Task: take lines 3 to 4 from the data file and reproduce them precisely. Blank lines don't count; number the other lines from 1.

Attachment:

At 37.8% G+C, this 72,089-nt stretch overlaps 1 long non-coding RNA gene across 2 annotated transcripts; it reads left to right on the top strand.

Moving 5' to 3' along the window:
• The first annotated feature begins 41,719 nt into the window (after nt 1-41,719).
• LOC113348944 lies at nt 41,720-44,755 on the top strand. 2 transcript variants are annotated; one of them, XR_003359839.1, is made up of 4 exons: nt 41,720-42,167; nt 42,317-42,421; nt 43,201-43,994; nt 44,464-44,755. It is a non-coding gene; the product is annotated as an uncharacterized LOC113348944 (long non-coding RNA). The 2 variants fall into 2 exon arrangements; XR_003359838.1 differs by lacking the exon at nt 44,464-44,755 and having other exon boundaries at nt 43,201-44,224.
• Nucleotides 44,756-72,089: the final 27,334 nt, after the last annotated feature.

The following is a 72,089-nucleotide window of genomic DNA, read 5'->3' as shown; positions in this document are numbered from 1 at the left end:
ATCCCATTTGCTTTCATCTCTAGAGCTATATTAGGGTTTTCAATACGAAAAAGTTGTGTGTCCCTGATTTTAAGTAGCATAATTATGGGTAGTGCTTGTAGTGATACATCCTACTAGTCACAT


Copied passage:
• The first annotated feature begins 41,719 nt into the window (after nt 1-41,719).
• LOC113348944 lies at nt 41,720-44,755 on the top strand. 2 transcript variants are annotated; one of them, XR_003359839.1, is made up of 4 exons: nt 41,720-42,167; nt 42,317-42,421; nt 43,201-43,994; nt 44,464-44,755. It is a non-coding gene; the product is annotated as an uncharacterized LOC113348944 (long non-coding RNA). The 2 variants fall into 2 exon arrangements; XR_003359838.1 differs by lacking the exon at nt 44,464-44,755 and having other exon boundaries at nt 43,201-44,224.